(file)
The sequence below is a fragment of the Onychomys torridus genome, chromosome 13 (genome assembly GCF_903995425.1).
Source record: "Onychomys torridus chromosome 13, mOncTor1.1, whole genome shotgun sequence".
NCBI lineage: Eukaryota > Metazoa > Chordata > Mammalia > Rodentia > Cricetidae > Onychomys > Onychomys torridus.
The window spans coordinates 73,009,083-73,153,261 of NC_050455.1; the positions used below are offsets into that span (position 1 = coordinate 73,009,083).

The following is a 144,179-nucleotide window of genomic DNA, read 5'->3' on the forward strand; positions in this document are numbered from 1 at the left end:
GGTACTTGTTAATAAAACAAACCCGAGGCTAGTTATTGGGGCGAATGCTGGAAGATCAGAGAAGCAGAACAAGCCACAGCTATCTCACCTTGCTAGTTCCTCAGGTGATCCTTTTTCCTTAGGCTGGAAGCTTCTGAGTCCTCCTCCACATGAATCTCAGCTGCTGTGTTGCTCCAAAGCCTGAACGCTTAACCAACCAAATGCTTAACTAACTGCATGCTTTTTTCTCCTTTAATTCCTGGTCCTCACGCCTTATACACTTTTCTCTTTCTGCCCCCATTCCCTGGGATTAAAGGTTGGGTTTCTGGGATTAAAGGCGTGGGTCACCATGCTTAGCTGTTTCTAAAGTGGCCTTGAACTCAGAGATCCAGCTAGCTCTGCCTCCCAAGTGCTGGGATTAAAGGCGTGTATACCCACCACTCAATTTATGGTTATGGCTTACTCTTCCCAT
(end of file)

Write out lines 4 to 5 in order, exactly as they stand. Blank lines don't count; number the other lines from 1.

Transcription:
The window spans coordinates 73,009,083-73,153,261 of NC_050455.1; the positions used below are offsets into that span (position 1 = coordinate 73,009,083).

The following is a 144,179-nucleotide window of genomic DNA, read 5'->3' on the forward strand; positions in this document are numbered from 1 at the left end: